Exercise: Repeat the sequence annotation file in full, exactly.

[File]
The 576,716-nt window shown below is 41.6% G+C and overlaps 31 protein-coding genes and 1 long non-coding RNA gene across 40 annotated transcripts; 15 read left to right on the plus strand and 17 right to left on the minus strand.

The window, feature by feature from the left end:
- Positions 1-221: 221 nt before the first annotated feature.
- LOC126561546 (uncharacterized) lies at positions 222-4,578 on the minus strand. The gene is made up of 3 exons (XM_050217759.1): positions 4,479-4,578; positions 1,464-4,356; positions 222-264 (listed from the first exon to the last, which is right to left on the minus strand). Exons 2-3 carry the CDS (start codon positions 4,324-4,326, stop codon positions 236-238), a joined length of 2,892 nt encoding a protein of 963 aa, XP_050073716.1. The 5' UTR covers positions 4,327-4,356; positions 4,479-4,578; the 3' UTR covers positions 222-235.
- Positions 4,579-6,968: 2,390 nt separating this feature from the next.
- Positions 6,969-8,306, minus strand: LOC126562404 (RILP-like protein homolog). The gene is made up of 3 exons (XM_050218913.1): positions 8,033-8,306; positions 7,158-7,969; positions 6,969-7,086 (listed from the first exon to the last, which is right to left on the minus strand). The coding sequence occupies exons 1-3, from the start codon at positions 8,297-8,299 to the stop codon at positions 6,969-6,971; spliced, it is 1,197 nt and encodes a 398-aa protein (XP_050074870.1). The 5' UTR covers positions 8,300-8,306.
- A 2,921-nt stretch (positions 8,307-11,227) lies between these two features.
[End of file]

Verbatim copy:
The 576,716-nt window shown below is 41.6% G+C and overlaps 31 protein-coding genes and 1 long non-coding RNA gene across 40 annotated transcripts; 15 read left to right on the plus strand and 17 right to left on the minus strand.

The window, feature by feature from the left end:
- Positions 1-221: 221 nt before the first annotated feature.
- LOC126561546 (uncharacterized) lies at positions 222-4,578 on the minus strand. The gene is made up of 3 exons (XM_050217759.1): positions 4,479-4,578; positions 1,464-4,356; positions 222-264 (listed from the first exon to the last, which is right to left on the minus strand). Exons 2-3 carry the CDS (start codon positions 4,324-4,326, stop codon positions 236-238), a joined length of 2,892 nt encoding a protein of 963 aa, XP_050073716.1. The 5' UTR covers positions 4,327-4,356; positions 4,479-4,578; the 3' UTR covers positions 222-235.
- Positions 4,579-6,968: 2,390 nt separating this feature from the next.
- Positions 6,969-8,306, minus strand: LOC126562404 (RILP-like protein homolog). The gene is made up of 3 exons (XM_050218913.1): positions 8,033-8,306; positions 7,158-7,969; positions 6,969-7,086 (listed from the first exon to the last, which is right to left on the minus strand). The coding sequence occupies exons 1-3, from the start codon at positions 8,297-8,299 to the stop codon at positions 6,969-6,971; spliced, it is 1,197 nt and encodes a 398-aa protein (XP_050074870.1). The 5' UTR covers positions 8,300-8,306.
- A 2,921-nt stretch (positions 8,307-11,227) lies between these two features.